But Okafor’s value as a player tanked for a reason. He went from value worthy of a first round pick to Philly having to give up a second rounder to rid themselves of him. And of course, Okafor’s old school game is his biggest strength but also his biggest drawback. As a shooter, Okafor is a nonfactor. Per basketball-reference, only 7.6% of all the shots Okafor has taken in his career came from beyond 16 feet, or essentially beyond the free-throw line. Even Timofey Mozgov, another interior only big, shot 13.2% of his shots past the free throw line.

Okafor could be a good shooter. Anyone can. He’s only shot six three-point attempts as an NBA pro, and shot none in his single year at Duke. Either due to his huge hands, or due to his dominance inside, his shot has been inconsistent. Here are two examples of Okafor’s shooting against the Knicks.


Both shots weren’t even close to finding the bottom of the (lowercase) net. The two shots look like completely different releases. The Nets’ development staff has started to mold non-shooters into shooters. Okafor’s jumper will definitely be a work in progress for sure. Expect Okafor to start shooting from the corner before expanding his range.

As an NBA Draft prospect, Okafor’s Basketball IQ was praised, not only as a scoring threat, but as an offensive ball mover as well. Here’s what DraftExpress had to say about his passing…

“He's also a very good passer for a 19-year old big man, looking extremely patient with his moves and having no qualms whatsoever about throwing the ball out if he faces a double-team or sees an open teammate spotting up on the perimeter. His huge hands and long arms gives him the ability to pass over the top of the defenses to anywhere on the floor, be it with a bounce pass to his fellow big man, a skip pass to a shooter in the opposite corner, or anywhere in between. His basketball IQ is so high that it isn't hard to see this part of his game developing even further.”

Here’s a simple example of that passing. Okafor finds himself in no man’s land behind the basket, but finds a cutter leading to an easy layup.

But as a pro, Okafor may have simply looked for his own offense a little too much. With Brooklyn’s balanced attack, Okafor may have to defer to his teammates. While the drive-and-kick has been a big part of Nets offense, the post-and-pass out could be a way for Okafor to get his teammates involved. He’s definitely capable of setting up his teammates – it’s essentially down to desire.

(Part of) Jahlil Okafor’s game is well developed, even at the age of 21. But his game fell off from rookie to sophomore year, again an another mark of the rise of Embiid, Saric and even Richaun Holmes. Per Synergy, Okafor was only rated as “good” in one of ten play types – playing below average or poor in multiple categories. The Ringer’s John Gonzales said the following of Okafor’s game post-trade...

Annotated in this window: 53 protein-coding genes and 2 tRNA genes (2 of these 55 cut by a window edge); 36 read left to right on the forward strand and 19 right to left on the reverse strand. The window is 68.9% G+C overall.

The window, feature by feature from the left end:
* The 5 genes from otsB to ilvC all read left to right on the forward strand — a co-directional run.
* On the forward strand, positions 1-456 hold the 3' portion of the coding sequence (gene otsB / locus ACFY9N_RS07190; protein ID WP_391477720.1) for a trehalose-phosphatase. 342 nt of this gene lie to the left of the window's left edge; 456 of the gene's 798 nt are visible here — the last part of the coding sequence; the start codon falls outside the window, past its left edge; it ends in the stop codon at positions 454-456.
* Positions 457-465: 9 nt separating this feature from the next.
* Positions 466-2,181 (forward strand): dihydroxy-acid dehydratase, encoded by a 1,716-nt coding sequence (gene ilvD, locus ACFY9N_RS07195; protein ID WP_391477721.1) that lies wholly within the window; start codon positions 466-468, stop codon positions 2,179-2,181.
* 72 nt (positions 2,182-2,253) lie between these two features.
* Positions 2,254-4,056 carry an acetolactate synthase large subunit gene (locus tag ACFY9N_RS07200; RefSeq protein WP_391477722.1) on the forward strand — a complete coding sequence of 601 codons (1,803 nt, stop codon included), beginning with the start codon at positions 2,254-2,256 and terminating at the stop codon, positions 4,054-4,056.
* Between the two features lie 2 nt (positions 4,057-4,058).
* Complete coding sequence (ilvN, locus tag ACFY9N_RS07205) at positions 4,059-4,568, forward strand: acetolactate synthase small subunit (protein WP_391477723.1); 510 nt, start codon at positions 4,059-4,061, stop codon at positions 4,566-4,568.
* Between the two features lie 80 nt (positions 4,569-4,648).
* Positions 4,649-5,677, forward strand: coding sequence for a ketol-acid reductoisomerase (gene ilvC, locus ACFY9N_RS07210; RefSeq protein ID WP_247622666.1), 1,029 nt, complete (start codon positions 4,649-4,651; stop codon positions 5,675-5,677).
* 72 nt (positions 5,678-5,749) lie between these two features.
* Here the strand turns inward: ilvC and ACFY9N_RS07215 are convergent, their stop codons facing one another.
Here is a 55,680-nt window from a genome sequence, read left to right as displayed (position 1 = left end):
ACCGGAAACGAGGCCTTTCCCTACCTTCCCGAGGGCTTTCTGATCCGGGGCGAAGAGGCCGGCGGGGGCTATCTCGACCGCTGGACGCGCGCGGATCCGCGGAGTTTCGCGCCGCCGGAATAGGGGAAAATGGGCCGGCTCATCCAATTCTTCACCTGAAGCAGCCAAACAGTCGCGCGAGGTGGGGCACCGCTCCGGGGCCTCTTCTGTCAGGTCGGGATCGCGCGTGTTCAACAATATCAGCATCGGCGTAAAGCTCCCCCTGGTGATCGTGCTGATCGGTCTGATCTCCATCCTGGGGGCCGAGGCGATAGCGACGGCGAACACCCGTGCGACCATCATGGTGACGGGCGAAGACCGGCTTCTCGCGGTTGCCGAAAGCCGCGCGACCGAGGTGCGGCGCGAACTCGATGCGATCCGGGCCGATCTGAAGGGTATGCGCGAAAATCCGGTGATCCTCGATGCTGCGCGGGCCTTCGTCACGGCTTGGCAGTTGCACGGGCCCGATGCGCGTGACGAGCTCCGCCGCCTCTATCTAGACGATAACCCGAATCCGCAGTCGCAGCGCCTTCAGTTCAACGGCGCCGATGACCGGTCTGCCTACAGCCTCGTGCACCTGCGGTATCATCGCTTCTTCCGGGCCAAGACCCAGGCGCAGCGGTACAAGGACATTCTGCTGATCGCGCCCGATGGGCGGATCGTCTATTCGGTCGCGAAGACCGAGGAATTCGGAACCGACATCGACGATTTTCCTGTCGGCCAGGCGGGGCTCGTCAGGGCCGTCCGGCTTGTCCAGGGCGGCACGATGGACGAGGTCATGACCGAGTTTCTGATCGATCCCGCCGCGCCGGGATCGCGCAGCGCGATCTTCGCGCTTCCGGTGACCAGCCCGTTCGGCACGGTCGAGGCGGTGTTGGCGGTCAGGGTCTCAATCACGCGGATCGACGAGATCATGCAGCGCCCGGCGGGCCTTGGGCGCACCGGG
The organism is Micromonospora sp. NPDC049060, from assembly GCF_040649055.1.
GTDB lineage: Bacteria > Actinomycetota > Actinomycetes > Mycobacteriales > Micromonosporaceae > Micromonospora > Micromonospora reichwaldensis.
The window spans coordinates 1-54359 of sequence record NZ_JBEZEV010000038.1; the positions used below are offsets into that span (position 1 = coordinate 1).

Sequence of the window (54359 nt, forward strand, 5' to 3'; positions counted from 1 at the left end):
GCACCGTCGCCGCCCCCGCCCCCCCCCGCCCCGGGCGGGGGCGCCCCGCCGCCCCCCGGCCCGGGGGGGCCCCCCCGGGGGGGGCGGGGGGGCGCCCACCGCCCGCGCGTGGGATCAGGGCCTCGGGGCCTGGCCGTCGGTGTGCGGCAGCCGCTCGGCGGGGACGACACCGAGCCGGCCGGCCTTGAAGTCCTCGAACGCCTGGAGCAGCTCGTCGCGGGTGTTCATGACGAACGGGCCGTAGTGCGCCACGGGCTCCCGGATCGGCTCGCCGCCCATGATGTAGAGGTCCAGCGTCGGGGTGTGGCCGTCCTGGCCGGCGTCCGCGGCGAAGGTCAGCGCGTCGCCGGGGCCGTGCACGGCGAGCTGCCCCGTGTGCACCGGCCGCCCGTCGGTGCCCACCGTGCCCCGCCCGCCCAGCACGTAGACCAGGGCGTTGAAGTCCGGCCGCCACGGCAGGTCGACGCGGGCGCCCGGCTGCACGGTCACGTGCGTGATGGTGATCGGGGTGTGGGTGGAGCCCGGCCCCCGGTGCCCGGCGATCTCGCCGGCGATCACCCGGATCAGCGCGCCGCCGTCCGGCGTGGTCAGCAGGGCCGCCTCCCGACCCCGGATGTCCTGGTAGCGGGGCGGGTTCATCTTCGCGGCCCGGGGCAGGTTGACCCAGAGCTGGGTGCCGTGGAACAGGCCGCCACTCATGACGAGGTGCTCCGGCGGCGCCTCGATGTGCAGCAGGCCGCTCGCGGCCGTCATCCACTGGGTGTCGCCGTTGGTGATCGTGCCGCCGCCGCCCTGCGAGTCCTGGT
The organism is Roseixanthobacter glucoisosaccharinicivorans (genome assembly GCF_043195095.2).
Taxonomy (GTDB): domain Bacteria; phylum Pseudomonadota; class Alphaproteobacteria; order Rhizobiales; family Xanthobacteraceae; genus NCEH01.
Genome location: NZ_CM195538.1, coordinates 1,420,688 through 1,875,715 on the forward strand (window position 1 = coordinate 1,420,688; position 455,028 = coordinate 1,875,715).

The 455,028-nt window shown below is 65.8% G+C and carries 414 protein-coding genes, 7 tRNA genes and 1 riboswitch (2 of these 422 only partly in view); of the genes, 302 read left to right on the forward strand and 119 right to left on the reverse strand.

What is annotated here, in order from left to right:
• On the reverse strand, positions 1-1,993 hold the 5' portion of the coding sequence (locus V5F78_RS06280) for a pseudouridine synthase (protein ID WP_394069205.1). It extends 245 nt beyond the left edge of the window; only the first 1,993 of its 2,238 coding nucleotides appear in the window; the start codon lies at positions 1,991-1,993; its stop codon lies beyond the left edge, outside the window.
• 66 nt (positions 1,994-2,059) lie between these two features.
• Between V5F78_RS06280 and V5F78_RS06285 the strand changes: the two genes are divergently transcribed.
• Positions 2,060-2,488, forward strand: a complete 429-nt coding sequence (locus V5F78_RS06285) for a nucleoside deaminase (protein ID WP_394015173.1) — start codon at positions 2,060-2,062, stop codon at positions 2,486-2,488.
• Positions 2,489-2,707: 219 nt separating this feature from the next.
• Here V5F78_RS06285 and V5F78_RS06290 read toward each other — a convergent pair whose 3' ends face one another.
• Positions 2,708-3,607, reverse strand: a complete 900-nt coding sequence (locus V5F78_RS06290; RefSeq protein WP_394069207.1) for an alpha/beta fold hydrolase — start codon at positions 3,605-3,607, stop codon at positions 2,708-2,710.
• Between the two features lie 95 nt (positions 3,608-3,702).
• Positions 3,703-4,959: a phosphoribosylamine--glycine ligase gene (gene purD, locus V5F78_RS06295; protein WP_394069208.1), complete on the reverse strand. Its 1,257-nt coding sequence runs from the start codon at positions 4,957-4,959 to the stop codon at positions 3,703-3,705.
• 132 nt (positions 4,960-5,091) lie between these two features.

“Yeah, he’s a ball-movement killer. That is one of the most frustrating things about him. Ball goes in. Ball does not come out. Many dribbles. Many moves. Toss up a shot at the hoop.”

On the motion-happy Nets, the ball has to stay moving. We’ve seen Kenny Atkinson tear into his players for selfish play in the not so distant past. Okafor could be no different.

Whether it was due to lack of focus or trying to make up for lost minutes, Okafor’s sophomore season saw a big decline in efficiency and effort. He’ll probably be the only true center for the Nets on the floor in some lineups, which could give him free rein in the paint. We know what Okafor can do on offense (you also just read 1000+ words detailing his skills). It’s time for him to not only remind people of his current game, but also to develop new skills as well.


OK. I’ll keep this relatively short and for good reason. Okafor, for the most part, did not care on defense. Despite him being relatively quick-footed and nimble on offense, he was just the opposite on defense. He was plagued with lead feet out on the perimeter guarding pick-and- rolls. He was often caught napping or ball-watching, leading to easy scores for his opponents. He isn’t a particularly strong rebounder, despite his width and length. Even with Okafor’s gifts on offense, his defense may have been the bigger factor in his obsolescence in Philly.

But Okafor could develop his defensive game as a Net. If the Nets decide to pack the paint, Okafor is a decent rim protector just by sheer size. He has a 7’5” wingspan. Defending the pick-and-roll will (probably) be a disaster for him early on, but if Atkinson decides to drop Okafor back on pick-and-rolls, he could be better at reading drives and big man dives. The Nets have employed a zone defense a few times this season. If Brooklyn decides to roll with that setup using Okafor, it could mask his deficiencies. But it’ll be a challenge to rationalize changing the entire defensive scheme because of one’s inability to play a modern NBA big role.

Sometimes the offensive benefit may not be worth the defensive cost.

Okafor’s acquisition is an injection of talent to the Nets. To acquire a 21-year-old —he turns 22 on Friday— with discernible skills and a solid pedigree is a boon – for anyone. But with #JahFreed, it’ll be completely up to him to prove he was worth the trouble (and the social media movement.)

While Okafor could easily bolt in free agency this summer, both he and the Nets could benefit with strong play. For Okafor, his time as a Net isn’t just about what he is. To save his career, his play will also have to show what he can be.